Can Self-Employed Individuals Receive Workers’ Compensation?

In many cases, self-employment offers workers a lot of freedoms that employees don’t have. Some people who are self-employed have the privilege of working from home, setting their own schedule, and not having to report to a supervisor.

However, self-employment isn’t as simple as being your own boss. Self-employed workers have many of the same responsibilities that traditional employees have, as well as additional ones. They may have different tax liabilities, more work expenses, and fewer legal protections.

Worker’s compensation for the self-employed

Because of this, many self-employed individuals wonder about worker’s compensation, which covers employees after workplace injuries.

If you’re self-employed and you want the accident coverage that traditional employees have, you’ll be glad to know that worker’s compensation is still an option. You aren’t required to carry a policy if you don’t have employees, but you may choose to take out a policy for yourself. There are many reasons why worker’s compensation can benefit you, even if you’re self-employed.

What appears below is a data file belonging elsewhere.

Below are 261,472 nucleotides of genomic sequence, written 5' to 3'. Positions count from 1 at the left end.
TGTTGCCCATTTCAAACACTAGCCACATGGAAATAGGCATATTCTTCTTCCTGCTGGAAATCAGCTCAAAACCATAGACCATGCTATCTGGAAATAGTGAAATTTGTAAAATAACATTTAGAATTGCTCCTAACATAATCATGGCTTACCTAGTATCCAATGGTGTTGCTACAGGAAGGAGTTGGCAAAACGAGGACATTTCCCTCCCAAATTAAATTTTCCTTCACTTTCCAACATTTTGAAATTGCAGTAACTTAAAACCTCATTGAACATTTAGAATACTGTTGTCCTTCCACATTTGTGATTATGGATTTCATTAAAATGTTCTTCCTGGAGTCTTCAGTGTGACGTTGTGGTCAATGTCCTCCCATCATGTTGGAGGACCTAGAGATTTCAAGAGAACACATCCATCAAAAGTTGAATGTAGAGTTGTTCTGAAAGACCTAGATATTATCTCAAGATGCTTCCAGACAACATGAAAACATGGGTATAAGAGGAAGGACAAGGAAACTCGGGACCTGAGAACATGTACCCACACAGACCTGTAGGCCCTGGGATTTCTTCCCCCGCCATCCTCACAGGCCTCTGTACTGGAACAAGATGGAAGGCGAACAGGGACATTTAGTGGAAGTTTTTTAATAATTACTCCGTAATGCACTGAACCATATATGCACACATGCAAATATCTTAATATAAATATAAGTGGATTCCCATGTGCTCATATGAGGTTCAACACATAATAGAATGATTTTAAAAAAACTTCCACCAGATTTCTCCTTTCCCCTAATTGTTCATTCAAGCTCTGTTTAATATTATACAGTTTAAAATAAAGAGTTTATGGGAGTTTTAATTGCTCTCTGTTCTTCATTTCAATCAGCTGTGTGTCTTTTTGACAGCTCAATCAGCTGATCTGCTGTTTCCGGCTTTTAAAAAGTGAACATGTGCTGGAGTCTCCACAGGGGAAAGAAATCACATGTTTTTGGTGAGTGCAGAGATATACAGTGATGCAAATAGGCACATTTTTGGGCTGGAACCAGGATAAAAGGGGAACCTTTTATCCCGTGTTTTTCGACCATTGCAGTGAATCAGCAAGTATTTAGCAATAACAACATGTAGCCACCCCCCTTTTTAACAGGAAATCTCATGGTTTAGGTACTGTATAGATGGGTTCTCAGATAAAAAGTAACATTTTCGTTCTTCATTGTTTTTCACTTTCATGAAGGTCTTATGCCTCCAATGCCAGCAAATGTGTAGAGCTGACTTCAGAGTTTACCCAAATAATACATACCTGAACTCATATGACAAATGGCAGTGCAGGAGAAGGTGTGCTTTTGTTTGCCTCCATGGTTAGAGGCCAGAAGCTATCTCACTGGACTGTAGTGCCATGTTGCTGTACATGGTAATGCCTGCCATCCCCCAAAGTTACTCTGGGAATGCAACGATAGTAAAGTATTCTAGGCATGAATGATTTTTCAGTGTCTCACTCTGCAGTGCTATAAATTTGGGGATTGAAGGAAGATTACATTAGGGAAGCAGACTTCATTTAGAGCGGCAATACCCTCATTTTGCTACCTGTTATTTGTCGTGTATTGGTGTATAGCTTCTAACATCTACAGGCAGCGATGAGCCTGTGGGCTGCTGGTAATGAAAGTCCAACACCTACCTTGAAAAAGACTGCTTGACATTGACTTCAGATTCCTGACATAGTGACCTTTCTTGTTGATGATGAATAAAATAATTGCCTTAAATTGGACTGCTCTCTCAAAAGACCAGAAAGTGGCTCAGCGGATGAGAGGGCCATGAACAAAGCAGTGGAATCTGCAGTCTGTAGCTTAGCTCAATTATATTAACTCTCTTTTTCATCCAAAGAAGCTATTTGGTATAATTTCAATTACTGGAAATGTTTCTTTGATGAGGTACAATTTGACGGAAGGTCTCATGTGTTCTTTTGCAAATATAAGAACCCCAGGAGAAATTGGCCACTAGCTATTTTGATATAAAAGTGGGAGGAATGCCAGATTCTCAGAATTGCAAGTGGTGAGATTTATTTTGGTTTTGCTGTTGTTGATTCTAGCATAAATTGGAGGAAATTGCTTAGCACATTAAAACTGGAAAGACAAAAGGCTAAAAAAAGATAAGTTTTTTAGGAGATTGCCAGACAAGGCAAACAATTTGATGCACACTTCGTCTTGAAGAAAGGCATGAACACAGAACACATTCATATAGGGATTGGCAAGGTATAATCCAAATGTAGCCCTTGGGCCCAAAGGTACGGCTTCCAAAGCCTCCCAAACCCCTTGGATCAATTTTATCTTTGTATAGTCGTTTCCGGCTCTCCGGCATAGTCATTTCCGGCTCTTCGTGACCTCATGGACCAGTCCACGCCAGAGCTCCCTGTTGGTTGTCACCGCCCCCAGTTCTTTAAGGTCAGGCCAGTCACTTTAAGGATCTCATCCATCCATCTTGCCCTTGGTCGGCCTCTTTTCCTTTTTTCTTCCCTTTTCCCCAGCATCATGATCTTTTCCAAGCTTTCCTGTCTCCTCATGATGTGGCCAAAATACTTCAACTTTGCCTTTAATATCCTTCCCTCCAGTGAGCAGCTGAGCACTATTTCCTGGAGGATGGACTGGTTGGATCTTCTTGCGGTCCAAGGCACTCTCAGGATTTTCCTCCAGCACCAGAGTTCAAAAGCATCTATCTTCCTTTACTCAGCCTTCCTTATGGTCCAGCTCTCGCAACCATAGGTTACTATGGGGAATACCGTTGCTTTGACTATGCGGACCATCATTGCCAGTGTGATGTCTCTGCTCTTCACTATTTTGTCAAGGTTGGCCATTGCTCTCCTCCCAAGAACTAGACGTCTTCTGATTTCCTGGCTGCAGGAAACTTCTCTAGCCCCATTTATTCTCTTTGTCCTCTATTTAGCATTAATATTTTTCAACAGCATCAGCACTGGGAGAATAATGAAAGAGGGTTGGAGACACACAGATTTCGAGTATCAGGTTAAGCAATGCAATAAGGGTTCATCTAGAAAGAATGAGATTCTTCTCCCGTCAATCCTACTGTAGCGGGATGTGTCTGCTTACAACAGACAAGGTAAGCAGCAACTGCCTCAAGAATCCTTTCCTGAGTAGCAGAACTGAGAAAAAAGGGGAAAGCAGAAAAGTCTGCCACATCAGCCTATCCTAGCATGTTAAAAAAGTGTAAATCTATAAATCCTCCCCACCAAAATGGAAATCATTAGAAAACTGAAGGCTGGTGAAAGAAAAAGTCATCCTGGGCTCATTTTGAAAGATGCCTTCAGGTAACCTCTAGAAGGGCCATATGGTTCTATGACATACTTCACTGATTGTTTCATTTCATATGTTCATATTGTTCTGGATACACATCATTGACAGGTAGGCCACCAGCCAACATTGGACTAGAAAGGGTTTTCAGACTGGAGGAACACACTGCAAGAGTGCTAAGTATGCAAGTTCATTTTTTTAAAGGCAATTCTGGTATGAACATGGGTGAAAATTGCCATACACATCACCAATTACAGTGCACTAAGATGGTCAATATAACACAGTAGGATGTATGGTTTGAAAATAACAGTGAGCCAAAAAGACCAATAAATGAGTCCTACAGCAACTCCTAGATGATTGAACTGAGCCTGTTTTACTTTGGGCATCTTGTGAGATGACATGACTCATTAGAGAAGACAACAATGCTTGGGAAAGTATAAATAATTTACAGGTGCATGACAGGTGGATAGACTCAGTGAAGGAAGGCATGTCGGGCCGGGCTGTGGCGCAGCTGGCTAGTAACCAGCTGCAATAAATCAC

Job requirements

For contract workers, worker’s compensation is often necessary to take on a job. Many people will not hire workers who are not covered by worker’s compensation, because of the extra liability it poses for the business. If a self-employed worker declines coverage simply because they can, they may lose valuable work opportunities.

Job hazards

Self-employed workers don’t all work from home. Many perform jobs for other businesses, such as repairs and maintenance. These jobs often expose the worker to hazards that could cause serious injury, and without the protection of worker’s compensation, a lawsuit is the only option. Unlike employees, contract workers can more often sue for job-related injuries, but many workers would prefer to file an insurance claim instead.

Health insurance

As a self-employed individual, you may have purchased a private health insurance policy. However, your policy may not cover injuries and illnesses related to your job, as these things are more often covered by worker’s compensation. If you only have health insurance, you may find yourself with significant medical expenses if something happens to you on the job.

Is it worth it?

Only you can decide if worker’s compensation is right for you. Traditional employees have many legal protections that the self-employed do not, and knowledge of the law can help you make important decisions related to your work. For legal advice and assistance, contact our offices by phone, email, or text message, and we’ll help you with anything on your mind. Schedule a free consultation today!